July 1 1995 by Chief Executive
To The Editor:
CEO ambivalence about continuing a policy of managed trade with
There are four main reasons why I believe the recent steps taken by the
is the negotiating partner, the Japan approach is more likely to cause a backlash against its demands than to achieve its objectives. Power remains the language of common understanding throughout U.S. Asia. Caving in to a ultimatum would mean an unacceptable loss of face for U.S. . The Japan could pave the way for compromise far more effectively through subtle displays of power. U.S.
- History shows that retaliatory action has little efficacy and produces unanticipated impacts as the trading partner creatively adapts to new constraints. In the 1980s, when Japan agreed to voluntary export restraints on automobiles after numerous rounds of “tough talk” with the U.S., we received an unpleasant surprise: Japan adjusted its export mix, drove up luxury car prices in the U.S., and made even more profit than before on the backs of U.S. consumers. The approach did nothing to make the
car industry more competitive. U.S.
- Believing they can win instant political points by pressuring
, Japan politicos have become fixated on that country to the extent of ignoring other dynamic markets throughout U.S. Asia. We must bring the whole Asiapicture into focus. Expending the lion’s share of our energies to take on the toughest challenge means making less progress in markets where American goods and services are both valued and competitive.
- Trade statistics are not the only element in the bilateral trade equation. With a huge capital surplus in the 1980s,
‘s spending contributed to our impressive growth in the Japan After the collapse of the U.S. real estate market, Japanese investors absorbed much of the losses that otherwise would have fallen to U.S. banks and investors. Today, U.S. still looks to the Japan as a desirable investment destination. U.S.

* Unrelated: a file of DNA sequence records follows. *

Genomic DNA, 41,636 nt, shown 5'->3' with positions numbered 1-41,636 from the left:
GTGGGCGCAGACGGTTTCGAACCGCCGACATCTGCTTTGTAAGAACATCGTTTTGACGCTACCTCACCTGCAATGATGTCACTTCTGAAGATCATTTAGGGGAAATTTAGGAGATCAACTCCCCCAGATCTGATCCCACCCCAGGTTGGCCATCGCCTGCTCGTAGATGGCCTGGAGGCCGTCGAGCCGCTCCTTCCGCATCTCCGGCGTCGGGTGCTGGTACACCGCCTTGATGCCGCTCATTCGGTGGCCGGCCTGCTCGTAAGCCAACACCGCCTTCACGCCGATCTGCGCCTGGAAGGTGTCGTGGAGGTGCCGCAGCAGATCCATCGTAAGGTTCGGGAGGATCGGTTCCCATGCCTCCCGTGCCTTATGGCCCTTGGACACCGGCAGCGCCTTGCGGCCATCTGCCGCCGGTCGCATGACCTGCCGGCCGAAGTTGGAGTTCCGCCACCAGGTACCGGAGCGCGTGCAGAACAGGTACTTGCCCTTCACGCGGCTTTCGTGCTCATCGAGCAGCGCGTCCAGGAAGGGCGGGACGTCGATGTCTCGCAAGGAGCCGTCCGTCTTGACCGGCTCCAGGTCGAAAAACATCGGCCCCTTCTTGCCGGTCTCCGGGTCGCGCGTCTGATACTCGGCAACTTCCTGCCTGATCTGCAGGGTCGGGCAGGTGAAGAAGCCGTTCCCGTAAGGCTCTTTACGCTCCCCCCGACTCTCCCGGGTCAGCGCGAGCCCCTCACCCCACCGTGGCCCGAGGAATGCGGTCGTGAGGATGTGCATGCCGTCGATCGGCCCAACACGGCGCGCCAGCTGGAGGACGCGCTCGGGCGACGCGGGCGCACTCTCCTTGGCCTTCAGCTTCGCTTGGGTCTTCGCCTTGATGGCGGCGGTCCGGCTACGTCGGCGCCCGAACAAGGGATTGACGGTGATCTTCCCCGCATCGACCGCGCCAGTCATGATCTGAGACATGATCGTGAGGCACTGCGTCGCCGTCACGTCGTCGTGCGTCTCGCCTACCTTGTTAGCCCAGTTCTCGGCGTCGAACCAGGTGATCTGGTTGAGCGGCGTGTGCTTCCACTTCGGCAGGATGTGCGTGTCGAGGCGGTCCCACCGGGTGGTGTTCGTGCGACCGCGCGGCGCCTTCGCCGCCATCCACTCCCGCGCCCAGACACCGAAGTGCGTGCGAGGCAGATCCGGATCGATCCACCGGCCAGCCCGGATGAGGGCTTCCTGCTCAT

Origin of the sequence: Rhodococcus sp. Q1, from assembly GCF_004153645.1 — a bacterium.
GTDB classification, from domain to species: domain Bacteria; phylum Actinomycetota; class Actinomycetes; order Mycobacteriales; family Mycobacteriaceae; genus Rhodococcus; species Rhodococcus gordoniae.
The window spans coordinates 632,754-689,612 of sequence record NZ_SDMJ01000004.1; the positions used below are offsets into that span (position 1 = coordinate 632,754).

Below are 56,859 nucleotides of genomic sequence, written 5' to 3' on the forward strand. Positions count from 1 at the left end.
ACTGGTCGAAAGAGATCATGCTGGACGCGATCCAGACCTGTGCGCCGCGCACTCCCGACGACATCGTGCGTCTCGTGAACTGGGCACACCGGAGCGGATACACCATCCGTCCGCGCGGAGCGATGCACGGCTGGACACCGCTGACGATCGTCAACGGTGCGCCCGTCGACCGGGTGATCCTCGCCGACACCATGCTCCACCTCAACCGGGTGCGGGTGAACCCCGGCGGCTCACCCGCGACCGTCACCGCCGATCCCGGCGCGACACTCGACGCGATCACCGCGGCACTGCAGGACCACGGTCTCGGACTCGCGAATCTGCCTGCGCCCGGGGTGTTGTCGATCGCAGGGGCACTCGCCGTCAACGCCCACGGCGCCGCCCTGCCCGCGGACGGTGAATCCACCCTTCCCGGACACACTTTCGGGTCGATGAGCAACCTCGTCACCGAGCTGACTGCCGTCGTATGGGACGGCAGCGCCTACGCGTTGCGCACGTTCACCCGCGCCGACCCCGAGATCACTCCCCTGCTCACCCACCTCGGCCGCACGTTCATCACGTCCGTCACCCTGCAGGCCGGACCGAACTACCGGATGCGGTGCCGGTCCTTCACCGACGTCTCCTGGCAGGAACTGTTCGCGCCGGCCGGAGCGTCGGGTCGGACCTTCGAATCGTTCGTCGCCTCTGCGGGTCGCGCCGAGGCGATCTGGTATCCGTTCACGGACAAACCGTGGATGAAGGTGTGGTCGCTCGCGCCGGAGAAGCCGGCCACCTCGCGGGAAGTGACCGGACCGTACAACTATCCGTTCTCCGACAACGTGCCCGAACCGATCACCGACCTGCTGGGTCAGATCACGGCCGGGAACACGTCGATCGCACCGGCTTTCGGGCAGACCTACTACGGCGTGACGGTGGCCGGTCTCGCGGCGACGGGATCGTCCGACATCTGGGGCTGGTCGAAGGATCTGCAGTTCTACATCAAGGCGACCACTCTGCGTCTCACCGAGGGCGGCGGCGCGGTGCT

This single issue occupies a far higher-than-warranted position on our national agenda. The administration needs to evaluate this carefully before trading our national dignity and image as the world’s only superpower for that of the world’s toughest-talking car salesman.
This letter is not intended as a slam on only the current administration. I take issue with the undue emphasis placed on
Therese M. Shaheen
U.S. Asia Commercial Development Corp.
To The Editor:
Robert Lear has the right idea in his “Managing Board Affairs” column (CE: November/December 1994). After reading the article, I discussed Lear’s advice to establish a Board Governance Committee at our board meetings, and in 1995, we formed one of our own. There are so many positive sides to doing this that, quite frankly, we could not find a single reason not to go ahead with it.
Initial responsibilities of our Board Governance Committee-comprising all outside directors-include overseeing board member selection, director evaluation and compensation, upper management assessment, and committee assignments.
Our board feels strongly that forming this committee puts a proper structure into place that will enable it to achieve the expected requirements of shareholders and of the Securities and Exchange Commission, as well as provide valuable input to the company. In effect, the committee will play an influential corporate role that should benefit the company over the long term.
Henry D. Jacobs Jr.
Chairman and Chief Executive
One Price Clothing Stores